Animal World Online Care Sheets.
Leopard Geckos originate from Pakistan, Afganistan and North western India.
Leopard gecko's are one of the most hardy of the gecko species. Combine that with their husbandry being quite simple, even a novice reptile keeper can have great success in keeping and breeding them.
Being Nocturnal they will be active mainly at night, but you will find they venture around their homes during the day to see whats going on.
They will grow between 6 and 8 inches long.
Always handle your gecko with care. Especially the tail, as this is their defence mechanism. If too much pressure is applied it will drop off. It will grow back but not as long as before. Never house to males together as they will fight.
Most Leopard Geckos will adapt to being handled well and tame easily.
A 30" x 15" x 15" vivarium is big enough to house upto 3 gecko's. The more gecko's you house together, the bigger the vivarium you will need. A 60w coloured light bulb should be enough to heat the above tank to a basking area of about 87 - 90 degrees during the day dropping to 70 - 75 degrees at night. A thermometer will be needed to control these temperatures or control them by a dimmer thermostat.
Geckos love to hide so kit out the vivarium with artificial plants and some rocks. Also a shed box is ideally placed in the cooler part of the vivarium filled with moist vermiculite. This aids shedding. Spraying once a day will keep it moist.
Bark is a great substrate for gecko's. You can use sand with older gecko's.
A shallow water bowl is needed.
A Gecko's main diet is Crickets. Do not feed them crickets any bigger than their head as they will be too big.
Dust the crickets with a calcium supplement. For Young geckos you will need to feed twice daily and dust every other feed. Once they are 6 -7 months old you reduce it to twice weekly.
Only put in as many crickets that will be eaten in a 20 minute period as crickets are known to damage sleeping geckos. You can also feed them on mealworms and waxworms. These can be given as treats once a week.
Once the gecko is at adult size you can give them a pinkie once a week.
Bearded Dragons are one of the tamest lizards there are. Their interesting social behaviours, appetite and activity levels make them great lizard to keep.
The average beardie will grow to 16 - 24 inches from nose to tail. With a rapid growth rate, a 4" hatchling can grow to adult size within a year.
Most Beardies adapt to being handled easily.
Th minimum size vivarium suitable for two adult beardies is 48" x 24" x 24". Basking areas need to be provided under both the UV light and hot spot. The basking spot should be about 100 degrees farenheit, with an ambient temperature of 75 degrees. At night the temperature should be droped to 65 degrees. Bearded Dragons need basking spots and high temperatures as it helps with digestion.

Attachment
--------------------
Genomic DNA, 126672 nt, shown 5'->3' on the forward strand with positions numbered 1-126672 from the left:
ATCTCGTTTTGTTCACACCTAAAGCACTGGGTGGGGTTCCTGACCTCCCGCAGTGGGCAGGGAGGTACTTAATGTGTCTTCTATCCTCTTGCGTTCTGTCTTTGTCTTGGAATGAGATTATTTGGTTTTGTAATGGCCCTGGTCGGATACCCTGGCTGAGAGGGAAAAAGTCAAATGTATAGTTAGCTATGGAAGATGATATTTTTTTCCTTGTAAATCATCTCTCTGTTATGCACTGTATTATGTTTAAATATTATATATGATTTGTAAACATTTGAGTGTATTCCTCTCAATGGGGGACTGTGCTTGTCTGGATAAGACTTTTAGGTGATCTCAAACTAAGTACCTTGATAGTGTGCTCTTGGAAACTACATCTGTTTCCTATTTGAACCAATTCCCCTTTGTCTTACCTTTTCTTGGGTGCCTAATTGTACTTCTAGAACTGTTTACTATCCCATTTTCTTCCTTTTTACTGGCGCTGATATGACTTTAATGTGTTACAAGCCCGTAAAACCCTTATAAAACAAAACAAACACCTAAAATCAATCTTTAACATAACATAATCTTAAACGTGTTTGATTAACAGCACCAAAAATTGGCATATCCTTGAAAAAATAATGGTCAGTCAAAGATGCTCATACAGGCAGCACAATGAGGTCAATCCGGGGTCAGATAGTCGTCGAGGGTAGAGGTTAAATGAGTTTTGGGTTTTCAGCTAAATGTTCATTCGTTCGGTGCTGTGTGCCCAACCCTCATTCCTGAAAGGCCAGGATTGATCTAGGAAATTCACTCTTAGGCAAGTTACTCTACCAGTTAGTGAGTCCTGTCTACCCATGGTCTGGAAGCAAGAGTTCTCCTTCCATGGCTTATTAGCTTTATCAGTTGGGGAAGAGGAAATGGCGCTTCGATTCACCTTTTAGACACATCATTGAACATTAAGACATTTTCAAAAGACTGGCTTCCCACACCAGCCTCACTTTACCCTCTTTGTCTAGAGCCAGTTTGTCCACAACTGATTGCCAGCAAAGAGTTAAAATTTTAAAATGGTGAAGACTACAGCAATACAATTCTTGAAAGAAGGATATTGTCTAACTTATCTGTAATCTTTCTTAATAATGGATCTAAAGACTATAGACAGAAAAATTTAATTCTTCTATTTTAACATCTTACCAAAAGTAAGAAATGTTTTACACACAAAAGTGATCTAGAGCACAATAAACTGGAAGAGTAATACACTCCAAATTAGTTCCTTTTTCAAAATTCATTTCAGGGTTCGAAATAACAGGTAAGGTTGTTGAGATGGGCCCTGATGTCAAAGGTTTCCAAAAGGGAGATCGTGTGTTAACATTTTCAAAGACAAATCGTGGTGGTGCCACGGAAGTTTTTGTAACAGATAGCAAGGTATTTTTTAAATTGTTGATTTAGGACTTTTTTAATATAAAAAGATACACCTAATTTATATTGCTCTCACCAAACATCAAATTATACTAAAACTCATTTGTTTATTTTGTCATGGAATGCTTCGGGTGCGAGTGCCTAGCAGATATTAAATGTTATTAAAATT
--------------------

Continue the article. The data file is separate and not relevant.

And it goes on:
A UV light provided along the top of the vivarium within 12" of the beardie is needed. This will provide sun light as not much natural sun will be available. This helps them absorb the vitimins from their food. The beardies need to know the difference between day and night so the UV is on for 12 hours and then turned off for 12 hours.
A heat bulb and thermometer are also needed. You could use a thermostat to control the temperature of the vivarium.
The substrate (what lines the floor of the viv) can be sand, paper or bark.
Bearded Dragons like a range of vegetables, fruit and meat.
They like a variety of insects inc - Crickets, Locusts, meal worms and Wax worms. The insects should be no bigger than the beardies head.
Fruit and vegetables should be offered on a daily basis. Vegetables such as Watercress, Broccoli, carrots and peas. Fruit such as grapes apples and bananas.
Bearded Dragons grow fast and therefore require extra calcium and D3. You can do this by dusting the food with a vitimin supplement like Nutrobal.
Water can be offered in a shallow dish but it is best to spray the viv everyday as they would drink the dew in the wild.
The Corn snake originates from the woodlands and rocky hillsides of Cetral America upto North Mexico.
They are quite placid and become tame with regular handling.
Corn snakes normally grow between 3 and 5 feet.
A 30" x 15" x 15" vivarium is big enough to house 1 corn snake. The more corn's you house together, the bigger the vivarium you will need. A 60w coloured light bulb should be enough to heat the above tank to a basking area of about 78 - 88 degrees during the day dropping to 73 - 83 degrees at night. A thermometer will be needed to control these temperatures or control them by a dimmer thermostat.
Corn's like to hide during the day, so provide some dark places in the vivarium for them. Logs, rocks and artificial plants are ideal. Place a rock or stone in the basking area so it will absorb heat for when the corn is active at night.
A sturdy water bowl is needed. You will need to change water daily. Provide climbing areas for your snake to climb.
Feed your snake on mice that have been frozen and then thawed.
Hatchlings will have a pinkie every 4 days if they still remain hungry then give them two. As the snake grows you should increase the size of the mouse and the feeding period so the adult will eventually be fed once a week. Corn snakes can not be overfed.
If you house more than one snake in the vivarium, its advised to seperate them at feeding times to stop them fighting.
Young snakes will shed their skin quite often. You will notice a blue glaze on their eyes when they are due to shed. You may find they go off their food to but they will eat again after the shed is complete.